Wednesday, September 18, 2013

Advice from an experienced successful PO

I was doing a course with Dave Muldoon in Ottawa. And Rich O’Grady visited us.

He had become a very successful product owner in a difficult environment where others had failed (not done well enough).  He mentioned 6 ‘top tips’ on that day, and then he wrote me explaining them a bit more.  What he wrote was pretty much what he said that day.

Here is what he wrote (I added some numbers):
1, Transparency
- When I took over there were several teams. Some had backlogs and some claimed to have backlogs. The ones that had “backlogs” were usually owned by the manager, updated by the manager and only viewable by the manager.
- I ran a workshop to create a new backlog for the whole organisation (~40 persons) and it was placed on a wall initially. We had to put it into a tool (JIRA) due to the fact I work on a different continent.
- Everything is on my backlog including defects.
- My backlog is viewable by anyone in the entire company but only I can change an item’s priority.
- This simple exercise in transparency allowed everyone to see what we would be working on and to simply build trust.
2. Only my Product Backlog
- Another part of the above exercise was to give a very clear message. The team members can only work from my backlog. If they work on anything else they are wasting my money.
- I forced a couple of teams to stop what they were doing by having executive approval to stop their work. I them told them to look at my backlog and consider what they could do from the top. At this point half the teams actually self reorganized as the team make ups at that point could not fullfil my backlog.
- I encourage team members to generate ideas on how we can improve what we do or how we do it (actually wrt ‘how we work’ – I always listen to them first). However, I want to hear about these ideas when they are at the whiteboard stage.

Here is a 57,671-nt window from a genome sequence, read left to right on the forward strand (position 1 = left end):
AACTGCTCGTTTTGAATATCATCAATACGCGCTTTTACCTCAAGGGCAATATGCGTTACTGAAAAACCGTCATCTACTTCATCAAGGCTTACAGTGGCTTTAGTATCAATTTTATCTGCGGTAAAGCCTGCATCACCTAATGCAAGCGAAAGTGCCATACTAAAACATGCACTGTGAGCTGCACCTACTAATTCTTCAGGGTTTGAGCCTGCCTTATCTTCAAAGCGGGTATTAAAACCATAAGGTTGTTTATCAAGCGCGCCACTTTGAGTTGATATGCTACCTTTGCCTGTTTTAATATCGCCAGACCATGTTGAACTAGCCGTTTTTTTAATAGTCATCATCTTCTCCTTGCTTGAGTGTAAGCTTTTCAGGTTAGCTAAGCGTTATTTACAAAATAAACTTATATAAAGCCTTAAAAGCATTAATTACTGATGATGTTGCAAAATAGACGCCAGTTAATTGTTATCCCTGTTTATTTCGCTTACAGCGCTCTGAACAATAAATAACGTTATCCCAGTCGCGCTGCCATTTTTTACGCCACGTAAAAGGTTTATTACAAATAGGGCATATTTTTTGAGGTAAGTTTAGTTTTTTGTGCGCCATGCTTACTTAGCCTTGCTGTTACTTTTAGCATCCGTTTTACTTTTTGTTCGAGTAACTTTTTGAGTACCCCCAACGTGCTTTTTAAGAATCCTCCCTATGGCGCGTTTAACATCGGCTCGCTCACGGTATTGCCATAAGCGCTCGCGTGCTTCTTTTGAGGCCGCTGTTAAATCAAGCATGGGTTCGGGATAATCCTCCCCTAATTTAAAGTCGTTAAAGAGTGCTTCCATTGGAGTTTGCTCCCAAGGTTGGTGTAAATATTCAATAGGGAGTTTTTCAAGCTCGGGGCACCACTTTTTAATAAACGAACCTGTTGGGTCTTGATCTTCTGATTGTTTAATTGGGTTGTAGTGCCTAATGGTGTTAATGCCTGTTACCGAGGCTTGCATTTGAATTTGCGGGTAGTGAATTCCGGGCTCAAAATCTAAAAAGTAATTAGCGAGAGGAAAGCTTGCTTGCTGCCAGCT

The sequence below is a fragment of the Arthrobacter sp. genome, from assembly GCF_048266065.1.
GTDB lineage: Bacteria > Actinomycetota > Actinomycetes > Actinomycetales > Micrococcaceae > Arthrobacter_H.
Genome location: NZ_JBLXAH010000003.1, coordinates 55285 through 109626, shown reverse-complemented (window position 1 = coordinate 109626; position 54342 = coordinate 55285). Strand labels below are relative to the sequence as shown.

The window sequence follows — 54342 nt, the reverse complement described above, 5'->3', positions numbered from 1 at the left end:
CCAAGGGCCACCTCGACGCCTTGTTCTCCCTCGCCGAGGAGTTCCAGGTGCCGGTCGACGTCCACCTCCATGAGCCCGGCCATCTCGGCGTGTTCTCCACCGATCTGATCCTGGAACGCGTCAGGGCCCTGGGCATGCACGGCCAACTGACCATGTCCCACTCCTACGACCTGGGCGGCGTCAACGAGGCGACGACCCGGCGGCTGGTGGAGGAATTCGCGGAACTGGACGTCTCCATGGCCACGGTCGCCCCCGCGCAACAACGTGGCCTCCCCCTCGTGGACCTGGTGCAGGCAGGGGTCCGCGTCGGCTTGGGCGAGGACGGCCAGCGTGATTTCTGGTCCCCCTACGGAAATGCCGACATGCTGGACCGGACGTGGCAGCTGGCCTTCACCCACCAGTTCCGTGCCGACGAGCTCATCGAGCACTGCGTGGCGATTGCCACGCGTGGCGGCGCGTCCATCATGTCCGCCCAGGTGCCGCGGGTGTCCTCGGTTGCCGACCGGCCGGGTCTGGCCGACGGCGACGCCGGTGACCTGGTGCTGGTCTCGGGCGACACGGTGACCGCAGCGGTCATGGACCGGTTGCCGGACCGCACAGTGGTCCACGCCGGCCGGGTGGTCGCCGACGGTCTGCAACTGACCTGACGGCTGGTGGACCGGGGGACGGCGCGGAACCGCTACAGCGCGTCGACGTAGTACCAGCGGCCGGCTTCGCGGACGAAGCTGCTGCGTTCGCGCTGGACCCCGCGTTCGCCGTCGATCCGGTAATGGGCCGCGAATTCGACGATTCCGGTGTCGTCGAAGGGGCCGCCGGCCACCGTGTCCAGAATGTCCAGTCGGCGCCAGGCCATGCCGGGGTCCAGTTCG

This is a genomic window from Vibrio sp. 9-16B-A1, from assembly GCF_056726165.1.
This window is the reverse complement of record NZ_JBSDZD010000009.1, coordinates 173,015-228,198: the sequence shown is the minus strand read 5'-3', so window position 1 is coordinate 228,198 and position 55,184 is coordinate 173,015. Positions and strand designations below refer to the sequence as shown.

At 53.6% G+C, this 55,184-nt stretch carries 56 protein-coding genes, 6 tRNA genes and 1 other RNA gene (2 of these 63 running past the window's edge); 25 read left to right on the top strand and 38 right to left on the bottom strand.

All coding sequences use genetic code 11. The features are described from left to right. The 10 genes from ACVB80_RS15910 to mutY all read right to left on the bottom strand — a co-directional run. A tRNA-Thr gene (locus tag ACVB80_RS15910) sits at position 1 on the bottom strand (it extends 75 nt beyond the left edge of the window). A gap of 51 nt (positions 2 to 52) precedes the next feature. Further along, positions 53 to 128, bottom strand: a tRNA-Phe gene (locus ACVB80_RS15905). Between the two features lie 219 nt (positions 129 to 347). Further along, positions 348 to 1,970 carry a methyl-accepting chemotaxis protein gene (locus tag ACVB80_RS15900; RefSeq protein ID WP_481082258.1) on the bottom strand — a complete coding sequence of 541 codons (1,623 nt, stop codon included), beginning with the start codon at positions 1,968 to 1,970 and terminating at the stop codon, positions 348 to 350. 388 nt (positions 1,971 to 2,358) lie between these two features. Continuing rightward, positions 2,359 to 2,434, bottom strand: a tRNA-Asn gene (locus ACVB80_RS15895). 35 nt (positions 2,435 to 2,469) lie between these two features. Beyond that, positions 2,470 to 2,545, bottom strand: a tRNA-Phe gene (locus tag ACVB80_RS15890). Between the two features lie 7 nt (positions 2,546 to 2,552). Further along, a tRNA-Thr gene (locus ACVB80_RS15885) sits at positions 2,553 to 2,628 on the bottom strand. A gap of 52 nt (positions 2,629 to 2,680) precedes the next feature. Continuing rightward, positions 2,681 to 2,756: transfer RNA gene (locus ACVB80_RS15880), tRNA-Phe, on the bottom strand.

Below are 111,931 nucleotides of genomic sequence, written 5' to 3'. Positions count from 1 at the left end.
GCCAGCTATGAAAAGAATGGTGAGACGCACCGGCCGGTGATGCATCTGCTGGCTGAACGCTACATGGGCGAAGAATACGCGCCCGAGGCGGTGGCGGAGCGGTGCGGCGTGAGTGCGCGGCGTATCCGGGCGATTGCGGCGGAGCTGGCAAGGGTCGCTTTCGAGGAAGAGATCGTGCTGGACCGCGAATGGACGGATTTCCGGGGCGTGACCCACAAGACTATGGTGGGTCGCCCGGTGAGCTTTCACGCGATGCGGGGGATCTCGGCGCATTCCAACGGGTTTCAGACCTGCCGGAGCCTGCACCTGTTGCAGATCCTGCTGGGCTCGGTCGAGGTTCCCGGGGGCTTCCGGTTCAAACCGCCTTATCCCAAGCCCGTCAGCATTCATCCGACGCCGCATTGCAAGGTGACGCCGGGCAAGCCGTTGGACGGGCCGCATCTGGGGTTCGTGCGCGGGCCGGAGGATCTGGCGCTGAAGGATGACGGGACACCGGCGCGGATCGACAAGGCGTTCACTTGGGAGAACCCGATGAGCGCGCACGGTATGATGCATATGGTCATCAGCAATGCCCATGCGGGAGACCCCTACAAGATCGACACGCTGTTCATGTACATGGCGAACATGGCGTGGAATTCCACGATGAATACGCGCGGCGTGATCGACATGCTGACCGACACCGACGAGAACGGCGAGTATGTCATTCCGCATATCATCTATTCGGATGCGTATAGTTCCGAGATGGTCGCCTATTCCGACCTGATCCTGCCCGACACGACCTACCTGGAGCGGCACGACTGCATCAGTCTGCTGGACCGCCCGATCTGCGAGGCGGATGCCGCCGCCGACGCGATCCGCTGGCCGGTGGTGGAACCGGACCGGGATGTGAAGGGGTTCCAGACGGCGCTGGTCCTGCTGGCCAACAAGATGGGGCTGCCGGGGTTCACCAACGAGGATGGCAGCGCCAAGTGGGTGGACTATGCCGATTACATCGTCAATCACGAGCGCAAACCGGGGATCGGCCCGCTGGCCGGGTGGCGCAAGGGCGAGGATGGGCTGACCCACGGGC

Continuous Value Analysis
- I built and used a simple and quick spreadsheet.
- I educated my stakeholders about the illusion of accuracy.
- My stakeholders enjoyed being shown at an EPIC level the different relative value points (I can’t easily attach dollars to what I do so I simply used a weighting system across a broad range of categories).
- My stakeholders are now in the routine of a quarterly review where they get to see at an EPIC level progress and if we are still getting value.
- With my teams I do this on a sprint basis. Some times it’s subjective other times there are very clear objective measurements. On a sprint basis I continually prioritize the backlog looking to keep the most valueable at the top.

3. Not the Manager
- I am not the manager (of the people in the Team). I am the Product Owner.
- As a coach to other POs, I noticed this recurring time and time again. The PO would simply be too involved in the team and dealing with issues the team should be dealing with.
- A number of POs were ex-managers so perhaps they were still trying to work as a manager?
4. Feedback/DOD (Def of Done)
- Always good!
- Don’t be afraid to say something is not done (0 points and back to the backlog).
- It’s a clear message.
- Essential here is a clear and collaboratively formed DOD and good acceptance criteria.
- POs make mistakes too (we’re all human) and shouldn’t be too proud to admit they got it wrong as well :) (nice short sprints or attendance to some standups would help).

5. I had a vision
- I had a vision formed by listening with my teams, users and stakeholders.
- It is clear and concise.
- From here “we” formed nice clear objectives (written in the conextra story format).
- Every item of work on my backlog can be linked to one of those objectives.
- It allows us to see the connection from top to bottom as to WHY we do what we are doing (and not doing).

6. Small Items
- I didn’t actually talk about this one but I wish I had.
- Small to me is about 1 week of work for the whole team.
[Ed. Note: The firm was used to 'features' that we often 6 months of work for 1 team. So, these stories are much much smaller.]
- It takes a lot of work to keep the backlog manageable when everyone is trying to add so many tiny tasks on to the backlog.
- Several times I have ‘collapsed’ PBIs else the backlog gets unmanageable very quickly.
- Also I have several teams so I can manage about 20-30 items per sprint but not 70.
Thanks Rich!

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